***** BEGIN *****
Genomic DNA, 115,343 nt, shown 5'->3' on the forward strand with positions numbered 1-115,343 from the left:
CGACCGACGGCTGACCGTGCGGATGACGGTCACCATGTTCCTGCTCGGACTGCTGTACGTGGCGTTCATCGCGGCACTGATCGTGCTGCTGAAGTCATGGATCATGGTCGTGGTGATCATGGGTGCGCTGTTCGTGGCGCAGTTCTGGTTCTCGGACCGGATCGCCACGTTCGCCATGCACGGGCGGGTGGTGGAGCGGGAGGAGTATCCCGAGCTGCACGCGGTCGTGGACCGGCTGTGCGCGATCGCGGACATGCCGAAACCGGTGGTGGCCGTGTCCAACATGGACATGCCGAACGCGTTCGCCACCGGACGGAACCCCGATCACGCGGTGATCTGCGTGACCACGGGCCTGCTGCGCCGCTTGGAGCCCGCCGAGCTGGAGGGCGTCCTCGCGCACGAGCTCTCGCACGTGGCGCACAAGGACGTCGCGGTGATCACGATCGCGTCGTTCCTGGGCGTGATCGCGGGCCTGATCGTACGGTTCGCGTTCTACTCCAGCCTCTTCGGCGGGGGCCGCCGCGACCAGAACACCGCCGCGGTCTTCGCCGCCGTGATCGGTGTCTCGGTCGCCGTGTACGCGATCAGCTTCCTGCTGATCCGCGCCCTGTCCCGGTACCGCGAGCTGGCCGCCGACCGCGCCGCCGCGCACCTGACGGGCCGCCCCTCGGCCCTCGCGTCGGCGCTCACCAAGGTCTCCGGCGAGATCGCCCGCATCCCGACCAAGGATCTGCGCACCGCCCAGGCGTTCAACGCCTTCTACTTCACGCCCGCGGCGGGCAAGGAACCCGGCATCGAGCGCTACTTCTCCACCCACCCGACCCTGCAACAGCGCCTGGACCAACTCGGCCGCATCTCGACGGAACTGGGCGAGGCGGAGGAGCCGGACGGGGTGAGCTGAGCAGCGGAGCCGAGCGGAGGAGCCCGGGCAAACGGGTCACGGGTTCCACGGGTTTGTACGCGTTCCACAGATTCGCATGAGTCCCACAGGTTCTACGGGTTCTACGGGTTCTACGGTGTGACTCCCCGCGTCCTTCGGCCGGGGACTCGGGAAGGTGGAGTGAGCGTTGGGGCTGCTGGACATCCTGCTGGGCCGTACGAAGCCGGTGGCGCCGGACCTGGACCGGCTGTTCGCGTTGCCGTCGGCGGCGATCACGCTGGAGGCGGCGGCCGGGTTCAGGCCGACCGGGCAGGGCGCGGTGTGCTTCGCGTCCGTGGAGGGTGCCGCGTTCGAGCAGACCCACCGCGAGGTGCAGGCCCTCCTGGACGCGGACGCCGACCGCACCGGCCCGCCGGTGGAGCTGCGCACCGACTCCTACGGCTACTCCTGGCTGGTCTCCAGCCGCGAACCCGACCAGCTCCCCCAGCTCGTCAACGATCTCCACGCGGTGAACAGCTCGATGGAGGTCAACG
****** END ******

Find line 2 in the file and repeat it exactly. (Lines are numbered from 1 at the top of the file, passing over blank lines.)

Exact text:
CGACCGACGGCTGACCGTGCGGATGACGGTCACCATGTTCCTGCTCGGACTGCTGTACGTGGCGTTCATCGCGGCACTGATCGTGCTGCTGAAGTCATGGATCATGGTCGTGGTGATCATGGGTGCGCTGTTCGTGGCGCAGTTCTGGTTCTCGGACCGGATCGCCACGTTCGCCATGCACGGGCGGGTGGTGGAGCGGGAGGAGTATCCCGAGCTGCACGCGGTCGTGGACCGGCTGTGCGCGATCGCGGACATGCCGAAACCGGTGGTGGCCGTGTCCAACATGGACATGCCGAACGCGTTCGCCACCGGACGGAACCCCGATCACGCGGTGATCTGCGTGACCACGGGCCTGCTGCGCCGCTTGGAGCCCGCCGAGCTGGAGGGCGTCCTCGCGCACGAGCTCTCGCACGTGGCGCACAAGGACGTCGCGGTGATCACGATCGCGTCGTTCCTGGGCGTGATCGCGGGCCTGATCGTACGGTTCGCGTTCTACTCCAGCCTCTTCGGCGGGGGCCGCCGCGACCAGAACACCGCCGCGGTCTTCGCCGCCGTGATCGGTGTCTCGGTCGCCGTGTACGCGATCAGCTTCCTGCTGATCCGCGCCCTGTCCCGGTACCGCGAGCTGGCCGCCGACCGCGCCGCCGCGCACCTGACGGGCCGCCCCTCGGCCCTCGCGTCGGCGCTCACCAAGGTCTCCGGCGAGATCGCCCGCATCCCGACCAAGGATCTGCGCACCGCCCAGGCGTTCAACGCCTTCTACTTCACGCCCGCGGCGGGCAAGGAACCCGGCATCGAGCGCTACTTCTCCACCCACCCGACCCTGCAACAGCGCCTGGACCAACTCGGCCGCATCTCGACGGAACTGGGCGAGGCGGAGGAGCCGGACGGGGTGAGCTGAGCAGCGGAGCCGAGCGGAGGAGCCCGGGCAAACGGGTCACGGGTTCCACGGGTTTGTACGCGTTCCACAGATTCGCATGAGTCCCACAGGTTCTACGGGTTCTACGGGTTCTACGGTGTGACTCCCCGCGTCCTTCGGCCGGGGACTCGGGAAGGTGGAGTGAGCGTTGGGGCTGCTGGACATCCTGCTGGGCCGTACGAAGCCGGTGGCGCCGGACCTGGACCGGCTGTTCGCGTTGCCGTCGGCGGCGATCACGCTGGAGGCGGCGGCCGGGTTCAGGCCGACCGGGCAGGGCGCGGTGTGCTTCGCGTCCGTGGAGGGTGCCGCGTTCGAGCAGACCCACCGCGAGGTGCAGGCCCTCCTGGACGCGGACGCCGACCGCACCGGCCCGCCGGTGGAGCTGCGCACCGACTCCTACGGCTACTCCTGGCTGGTCTCCAGCCGCGAACCCGACCAGCTCCCCCAGCTCGTCAACGATCTCCACGCGGTGAACAGCTCGATGGAGGTCAACG